Using WP_SITEURL and WP_HOME to migrate a WordPress site

If you have migrated a WordPress site before you will be familiar with the WordPress Constants, WP_HOME and WP_SITEURL. These constants are the first solution mentioned on the migration guide on Codex.

These values determine how WordPress builds paths of your site. From theme assets paths to login pages, all depend on these values.

Using these constants correctly can give you a very smooth migration. But use them incorrectly and your site will be hosed. You could even lock yourself out of wp-admin with a very bad combination. Or break your site’s theme with 404 errors.

Home URL

The WP_HOME constant corresponds to the WordPress Address (URL) input field in the Admin. It is used to determine the result of the home_url API function.

The Home URL is the URL you want your visitors to enter to reach your blog. If you wish to have a blog at /musings, then the WP_HOME should be http://mysite.com/musings.

Site URL

The WP_SITEURL constant corresponds to the Site Address (URL) input field in the Admin. And it is used to determine the result of the site_url API function.

The Site URL must point to the path to your WordPress installation. If you have installed WordPress in a subdirectory like /wordpress then this path must be http://mysite.com/wordpress.

Locked Out of WP-Admin

These constants can easily lock you out of the WordPress admin. If you installed WordPress in the root of your site but want to move it to /blog instead. And if you use the incorrect configuration,

define('WP_HOME', 'http://mysite.com/blog');
define('WP_SITEURL', 'http://mysite.com/blog');

You will no longer have access to the Admin from /wp-admin. The login form will redirect to /blog/wp-login.php which doesn’t exist.

404_site_url

Visiting /wp-login.php directly shows a login form that is unstyled. And it submits the POST to the incorrect /blog/wp-login.php page.

How Javascript & CSS Paths break

Another common way these constants break your site is when the WP_SITEURL is not configured correctly. For instance if WordPress core files are in a subdirectory like wordpress, and you want to point the WordPress blog to /musings. You could have the incorrect configuration,

define('WP_HOME', 'http://mysite.com/musings');
define('WP_SITEURL', 'http://mysite.com/');

This configuration will break links to all your theme’s CSS and Javascript files.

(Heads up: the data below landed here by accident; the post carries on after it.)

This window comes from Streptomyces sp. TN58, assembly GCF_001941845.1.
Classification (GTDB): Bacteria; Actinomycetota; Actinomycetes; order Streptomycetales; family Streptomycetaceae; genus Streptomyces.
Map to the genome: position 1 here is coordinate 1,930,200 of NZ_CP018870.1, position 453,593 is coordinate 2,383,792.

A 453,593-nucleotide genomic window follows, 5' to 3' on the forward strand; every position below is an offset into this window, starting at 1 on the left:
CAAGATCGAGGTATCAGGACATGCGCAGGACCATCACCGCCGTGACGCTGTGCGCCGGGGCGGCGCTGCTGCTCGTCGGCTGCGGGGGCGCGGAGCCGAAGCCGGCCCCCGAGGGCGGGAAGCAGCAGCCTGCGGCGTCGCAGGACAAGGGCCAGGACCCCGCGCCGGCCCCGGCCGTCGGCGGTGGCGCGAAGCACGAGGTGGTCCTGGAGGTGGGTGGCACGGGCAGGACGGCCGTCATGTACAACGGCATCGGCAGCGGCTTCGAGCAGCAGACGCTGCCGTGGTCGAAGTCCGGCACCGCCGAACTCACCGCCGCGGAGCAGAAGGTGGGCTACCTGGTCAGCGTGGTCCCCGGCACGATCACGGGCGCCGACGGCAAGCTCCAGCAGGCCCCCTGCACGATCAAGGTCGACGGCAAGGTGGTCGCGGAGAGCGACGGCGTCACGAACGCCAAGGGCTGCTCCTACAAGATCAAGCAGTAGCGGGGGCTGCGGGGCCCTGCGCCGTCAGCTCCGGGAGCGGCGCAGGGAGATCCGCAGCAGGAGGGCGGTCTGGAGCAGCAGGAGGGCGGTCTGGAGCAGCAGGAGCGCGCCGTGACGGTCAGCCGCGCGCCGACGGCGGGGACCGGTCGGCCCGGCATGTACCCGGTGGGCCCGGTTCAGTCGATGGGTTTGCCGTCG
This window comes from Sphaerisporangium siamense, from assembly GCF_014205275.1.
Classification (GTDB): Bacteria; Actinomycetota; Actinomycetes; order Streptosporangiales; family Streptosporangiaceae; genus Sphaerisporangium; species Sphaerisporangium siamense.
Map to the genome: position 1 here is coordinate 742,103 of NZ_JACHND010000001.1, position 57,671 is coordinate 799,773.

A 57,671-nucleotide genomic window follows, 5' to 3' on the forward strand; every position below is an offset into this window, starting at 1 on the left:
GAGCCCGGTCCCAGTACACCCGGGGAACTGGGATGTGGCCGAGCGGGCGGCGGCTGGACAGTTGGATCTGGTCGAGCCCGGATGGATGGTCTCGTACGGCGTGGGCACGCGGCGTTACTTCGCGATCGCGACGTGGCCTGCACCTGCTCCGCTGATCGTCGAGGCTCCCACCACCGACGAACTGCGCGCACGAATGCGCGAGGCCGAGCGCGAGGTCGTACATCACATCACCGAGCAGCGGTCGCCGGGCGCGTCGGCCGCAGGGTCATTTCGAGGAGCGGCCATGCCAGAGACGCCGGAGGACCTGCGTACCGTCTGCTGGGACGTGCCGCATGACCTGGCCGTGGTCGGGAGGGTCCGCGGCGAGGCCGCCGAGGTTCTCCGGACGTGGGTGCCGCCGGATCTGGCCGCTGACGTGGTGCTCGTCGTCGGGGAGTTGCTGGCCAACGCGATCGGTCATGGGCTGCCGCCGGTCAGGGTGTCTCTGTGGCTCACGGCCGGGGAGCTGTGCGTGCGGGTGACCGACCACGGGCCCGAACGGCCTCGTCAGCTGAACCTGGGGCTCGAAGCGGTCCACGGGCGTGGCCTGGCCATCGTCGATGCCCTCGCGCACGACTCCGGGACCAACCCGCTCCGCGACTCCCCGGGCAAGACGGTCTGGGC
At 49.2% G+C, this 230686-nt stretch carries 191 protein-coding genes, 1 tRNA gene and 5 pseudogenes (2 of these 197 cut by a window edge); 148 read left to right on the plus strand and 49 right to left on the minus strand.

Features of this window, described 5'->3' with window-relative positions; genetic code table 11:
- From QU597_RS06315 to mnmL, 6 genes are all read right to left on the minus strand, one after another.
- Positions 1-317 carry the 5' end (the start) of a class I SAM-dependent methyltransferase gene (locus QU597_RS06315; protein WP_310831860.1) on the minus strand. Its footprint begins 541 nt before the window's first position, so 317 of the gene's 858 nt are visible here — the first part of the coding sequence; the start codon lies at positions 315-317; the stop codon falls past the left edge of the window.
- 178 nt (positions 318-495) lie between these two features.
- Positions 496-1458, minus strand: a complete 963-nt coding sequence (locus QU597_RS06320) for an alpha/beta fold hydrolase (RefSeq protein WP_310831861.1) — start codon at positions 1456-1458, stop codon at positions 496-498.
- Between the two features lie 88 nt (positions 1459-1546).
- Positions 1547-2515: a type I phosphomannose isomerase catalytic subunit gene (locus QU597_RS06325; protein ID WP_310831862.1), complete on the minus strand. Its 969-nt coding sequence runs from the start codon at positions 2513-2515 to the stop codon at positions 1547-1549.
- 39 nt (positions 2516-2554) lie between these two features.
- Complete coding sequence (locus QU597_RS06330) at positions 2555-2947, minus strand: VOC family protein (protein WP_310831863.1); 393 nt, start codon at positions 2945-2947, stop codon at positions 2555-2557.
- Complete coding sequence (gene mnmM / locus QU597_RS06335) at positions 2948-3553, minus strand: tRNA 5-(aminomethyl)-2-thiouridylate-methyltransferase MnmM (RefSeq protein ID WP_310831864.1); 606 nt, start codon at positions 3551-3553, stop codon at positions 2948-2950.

404_site_url

The site’s Javascript & CSS files are now 404s pointing to paths at /wp-content/.... But the files are actually located at /wordpress/wp-content/....

Changing WP_CONTENT_URL to http://mysite.com/wordpress/wp-content might seem like a quick fix. But it won’t resolve the problem completely.

Some Javascript files like jQuery are served from the /wp-includes directory. Those paths also need to point to /wordpress/wp-includes.

You could fix this with some Rewrite Rules but it’s easiest to ensure that WP_SITEURL points to where the WordPress files are. This is the path to which you add /wp-admin to login to the WordPress Admin.

Additional Caveats

Another thing to note about these constants is that they are generally used with their corresponding API functions home_url and site_url. These functions run through filter hooks option_home and option_siteurl respectively.

Thus the final values of these functions may depend on plugins that you have installed. Multisite even removes these filters to ensure that these constants are ignored.

Conclusion

When you don’t specify these constants their values come from options stored in the database. And when present the database options are overridden and you can’t edit them through the Admin.

These options are a little fragile and loosing the flexibility of changing them in the Admin is better than dealing with a broken site.

The Codex guide states that use of these constants is akin to hardcoding and is not the best fix. But if you use them correctly they can provide a simpler solution when migrating a site.

Make sure that WP_SITEURL is pointing to where WordPress lives and you will avoid mucking about in the database to fix these paths.

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  • RyonWallace

    The “Migration Guide” link you refer to is actually somewhat misleading. For a slightly clearer picture, read the “Changing Your Domain Name and URLs” section on this page: http://codex.wordpress.org/Moving_WordPress .

    Unfortunately this process is not as easy as modifying the values of WP_HOME and WP_SITEURL. Changing these constants will “fix” your admin and navigation links, but image URLs, etc will still point to the previous paths that remain in the database. And since many of these links are serialized, you cannot rely on a simple search-and-replace.

    I’d recommend using a search-and-replace tool which takes serialized data into account (there are several), or the Duplicator plugin.